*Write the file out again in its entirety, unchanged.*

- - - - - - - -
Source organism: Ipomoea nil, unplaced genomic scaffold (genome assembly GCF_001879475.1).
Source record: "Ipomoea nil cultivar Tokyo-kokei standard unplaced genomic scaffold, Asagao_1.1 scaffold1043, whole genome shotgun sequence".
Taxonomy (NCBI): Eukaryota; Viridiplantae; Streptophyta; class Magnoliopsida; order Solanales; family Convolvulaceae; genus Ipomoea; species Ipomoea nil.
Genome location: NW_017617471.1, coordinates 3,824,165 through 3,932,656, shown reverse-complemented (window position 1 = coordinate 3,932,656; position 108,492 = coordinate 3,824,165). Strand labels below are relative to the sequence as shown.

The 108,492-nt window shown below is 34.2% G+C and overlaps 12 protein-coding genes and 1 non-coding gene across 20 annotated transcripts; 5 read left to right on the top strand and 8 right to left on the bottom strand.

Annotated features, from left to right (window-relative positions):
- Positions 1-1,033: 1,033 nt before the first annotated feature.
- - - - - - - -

Source organism: Ipomoea nil, unplaced genomic scaffold (genome assembly GCF_001879475.1).
Source record: "Ipomoea nil cultivar Tokyo-kokei standard unplaced genomic scaffold, Asagao_1.1 scaffold1043, whole genome shotgun sequence".
Taxonomy (NCBI): Eukaryota; Viridiplantae; Streptophyta; class Magnoliopsida; order Solanales; family Convolvulaceae; genus Ipomoea; species Ipomoea nil.
Genome location: NW_017617471.1, coordinates 3,824,165 through 3,932,656, shown reverse-complemented (window position 1 = coordinate 3,932,656; position 108,492 = coordinate 3,824,165). Strand labels below are relative to the sequence as shown.

The 108,492-nt window shown below is 34.2% G+C and overlaps 12 protein-coding genes and 1 non-coding gene across 20 annotated transcripts; 5 read left to right on the top strand and 8 right to left on the bottom strand.

Annotated features, from left to right (window-relative positions):
- Positions 1-1,033: 1,033 nt before the first annotated feature.